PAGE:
The Augusta National that Patrick Reed knew as an amateur is not the same course he knows as a professional.
Turns out it makes a big difference when you play the home of the Masters.
Reed had a chance to play the course he called “golf’s heaven” while at Augusta State (now Augusta University), where he led the Jaguars to national championships in 2010 and 2011. It was earlier in the year when he played the famed course. It’s April when he now plays it at the Masters.
“The golf course was so long when we played during college because it was always pretty cool and cold so the ball just wasn’t traveling,” Reed said after he stood at 9 under par and was the second-round leader at the Masters on Friday. “The fairways were softer so the ball wasn’t running. The shortest club I hit into No. 11 was a hybrid. You just don’t see that here now.
“My first Masters I got here and I was like ‘Man, this golf course is going to be so long, so hard.’ Then all of a sudden you hit some tee shots and you are like ‘Wow, I can get to the par-5s. I can get to some of these holes.’ Now, all of a sudden, it wasn’t the length that was the issue, it was the greens were a lot firmer and faster. I had to figure out the greens.”
Reed was back in Georgia, home of his two college teams, for his fifth Masters. Reed was dismissed from the University of Georgia golf team after one season. He transferred to Augusta State and had much success as the tiny school won back-to-back national titles, including a win in the 2011 finals over Georgia. Reed closed out the second title with a 2 and 1 victory over Harris English, his former teammate, in the final match as a senior. English, Russell Henley and Hudson Swafford were members of that Georgia team and now are on the PGA Tour.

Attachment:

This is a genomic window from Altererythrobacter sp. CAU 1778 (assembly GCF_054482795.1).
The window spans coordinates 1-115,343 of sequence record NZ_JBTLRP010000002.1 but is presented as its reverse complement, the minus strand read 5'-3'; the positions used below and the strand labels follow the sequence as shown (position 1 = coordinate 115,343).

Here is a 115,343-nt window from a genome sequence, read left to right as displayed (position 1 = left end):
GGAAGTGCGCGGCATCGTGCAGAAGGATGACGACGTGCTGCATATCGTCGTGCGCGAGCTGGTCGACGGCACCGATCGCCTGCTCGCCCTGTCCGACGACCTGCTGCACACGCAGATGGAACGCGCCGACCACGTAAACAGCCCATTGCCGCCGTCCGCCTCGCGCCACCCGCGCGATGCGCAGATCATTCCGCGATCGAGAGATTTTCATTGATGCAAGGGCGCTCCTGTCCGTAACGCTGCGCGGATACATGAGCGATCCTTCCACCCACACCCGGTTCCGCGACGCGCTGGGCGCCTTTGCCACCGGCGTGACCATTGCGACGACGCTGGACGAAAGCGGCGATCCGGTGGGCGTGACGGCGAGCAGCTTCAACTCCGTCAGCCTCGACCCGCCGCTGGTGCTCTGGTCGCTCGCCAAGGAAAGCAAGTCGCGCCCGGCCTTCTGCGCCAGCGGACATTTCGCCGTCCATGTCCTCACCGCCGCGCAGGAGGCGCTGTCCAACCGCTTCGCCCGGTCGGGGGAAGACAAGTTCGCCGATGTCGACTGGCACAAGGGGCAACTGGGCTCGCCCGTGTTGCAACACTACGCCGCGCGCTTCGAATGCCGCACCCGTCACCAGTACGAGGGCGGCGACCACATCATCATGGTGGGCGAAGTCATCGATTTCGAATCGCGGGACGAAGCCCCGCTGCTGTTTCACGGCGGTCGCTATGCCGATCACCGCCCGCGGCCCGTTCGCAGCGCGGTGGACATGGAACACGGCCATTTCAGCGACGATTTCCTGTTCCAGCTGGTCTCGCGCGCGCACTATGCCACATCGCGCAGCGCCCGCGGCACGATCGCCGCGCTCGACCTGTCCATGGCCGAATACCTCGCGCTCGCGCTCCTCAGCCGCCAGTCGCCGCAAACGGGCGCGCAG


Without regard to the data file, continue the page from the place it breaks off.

“When I was coming to Augusta State, the coach always preached to me that we just needed one more really good player because they had Henrik (Norlander) and they had some solid three, four and five guys. But they needed that one extra spark. … Our one-two punch could hang with anyone in the nation.”
Reed is growing increasingly comfortable at the Masters. His first four tournaments went Cut, T-22, T-49, Cut. He had never shot a round in the 60s. He finds himself at the top of the leaderboard after rounds of 69 and 66 thanks, in large part, to his length. Reed has birdied all eight par-5’s so far this week. He considers taking advantage of those holes a necessity to win here. He is 10th in driving distance (301.2 yard average) and tied for fifth in fairways hit (23 of 28, 78.57 percent). That has translated on the greens, where Reed is tied for first with just 51 putts over the first 36 holes, with a single three-putt.
“The more you get to play out here, the more comfortable you get with the golf course, the more you kind of find little subtleties and nuances that you need to know about.”
Reed’s education at Augusta National started years ago, but he’s on the verge of some real higher learning this week.
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